I felt righteous when I splattered that freak’s brains across the wall of the Route 66 Joliet Motor Lodge. Fucking vindicated. It was like whatever miscarriage of justice I’d suffered had been washed clean in the miasma of brains, bone, and blood my pistol stained the room with.
But it didn’t matter. I couldn’t go home. Hell I hadn’t even taken the basic precautions. Things that are now second nature, instincts, to me, never crossed my mind. I hadn’t worn gloves. I left brass casings all over the floor. I didn’t even think to drive a different car. I may as well have spray painted my name in neon paint announcing that I’d killed him.
“Fuck it,” I thought. “Who’s going to care about a twisted freak like that getting what he deserves?”
A surprising number it turns out. Mr. Funnybones had a lot of friends, and more than a few of them were walking talking freakshows like him.
Three days after I’d killed Funnybones a man I’d never seen tore off his skin and threw it at me. I barely escaped. Two days after that five enormously fat women all wearing identical faces, clothes, and make up busted down the door to the men’s room in some greasy spoon on the edge of Des Moines, they shot mice, insects and dust at me out of their eyes and mouth.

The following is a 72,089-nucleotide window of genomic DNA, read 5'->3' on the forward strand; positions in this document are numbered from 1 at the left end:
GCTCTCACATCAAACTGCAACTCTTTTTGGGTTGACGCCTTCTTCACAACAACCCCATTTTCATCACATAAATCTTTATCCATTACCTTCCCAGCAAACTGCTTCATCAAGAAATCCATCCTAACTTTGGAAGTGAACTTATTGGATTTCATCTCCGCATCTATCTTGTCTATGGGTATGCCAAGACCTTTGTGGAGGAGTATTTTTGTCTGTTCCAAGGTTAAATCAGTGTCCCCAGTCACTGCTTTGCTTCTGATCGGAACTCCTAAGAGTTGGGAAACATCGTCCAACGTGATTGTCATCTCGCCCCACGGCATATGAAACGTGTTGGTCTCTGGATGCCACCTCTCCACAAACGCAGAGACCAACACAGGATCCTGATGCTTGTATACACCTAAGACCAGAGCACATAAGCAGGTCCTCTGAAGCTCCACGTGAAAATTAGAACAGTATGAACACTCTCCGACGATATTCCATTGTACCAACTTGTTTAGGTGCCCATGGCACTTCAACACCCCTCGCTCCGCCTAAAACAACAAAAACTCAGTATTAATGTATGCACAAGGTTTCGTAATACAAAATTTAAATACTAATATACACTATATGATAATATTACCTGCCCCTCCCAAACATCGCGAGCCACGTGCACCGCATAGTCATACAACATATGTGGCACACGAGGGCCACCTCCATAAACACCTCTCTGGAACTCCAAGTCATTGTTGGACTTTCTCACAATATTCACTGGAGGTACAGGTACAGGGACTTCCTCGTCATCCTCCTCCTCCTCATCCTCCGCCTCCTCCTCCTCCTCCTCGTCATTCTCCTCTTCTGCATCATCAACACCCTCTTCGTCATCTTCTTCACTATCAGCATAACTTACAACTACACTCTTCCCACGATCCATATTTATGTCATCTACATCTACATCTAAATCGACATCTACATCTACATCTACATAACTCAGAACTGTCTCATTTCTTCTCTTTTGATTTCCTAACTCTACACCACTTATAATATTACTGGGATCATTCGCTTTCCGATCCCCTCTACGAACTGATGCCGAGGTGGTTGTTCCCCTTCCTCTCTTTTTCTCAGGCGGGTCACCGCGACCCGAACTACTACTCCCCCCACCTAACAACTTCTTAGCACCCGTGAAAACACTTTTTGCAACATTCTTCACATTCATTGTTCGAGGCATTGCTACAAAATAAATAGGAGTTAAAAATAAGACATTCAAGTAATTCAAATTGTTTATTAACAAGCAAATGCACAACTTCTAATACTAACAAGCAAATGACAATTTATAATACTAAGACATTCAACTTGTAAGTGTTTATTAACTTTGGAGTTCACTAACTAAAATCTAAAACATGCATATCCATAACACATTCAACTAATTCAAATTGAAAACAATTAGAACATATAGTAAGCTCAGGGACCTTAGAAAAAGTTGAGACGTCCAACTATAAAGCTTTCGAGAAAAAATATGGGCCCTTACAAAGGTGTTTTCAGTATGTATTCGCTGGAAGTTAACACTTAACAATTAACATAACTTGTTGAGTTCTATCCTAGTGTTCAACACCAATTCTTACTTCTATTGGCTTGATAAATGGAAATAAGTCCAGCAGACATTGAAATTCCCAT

I was in Phoenix, low on sleep, cash, and a will to live, sleeping in a bus station. I don’t remember what woke me up, but I remember sitting up in time to see an eyeless man walking towards me with outstretched hands. Maybe eyeless is the wrong word; it’s just his eye sockets had been stitched closed.
He wasn’t armed, and that’s what worried me. I scrambled for the gun I’d hidden in my bag, trying to save myself, only to see the Eyeless man’s face explode in a cloud of red mist.
There were two of them; one was a woman, 30 at a guess, the other a tall stone-faced killer. He squatted down to pick up the shell casings, then calmly pulled out a knife and slit the Eyeless man’s stitches.
“Here’s the deal,” she said “You come with us, or Gustov pops two into your brain pan and we call it a fucking day. Understand?”
And that was how I met them. Yellow raincoats, surgical masks, and silenced pistols. The New Inquisition.
Good job! I like your "freakshow" baddies.
John Q. Mayhem | profile | Nov 14, 05 | 8:25 pm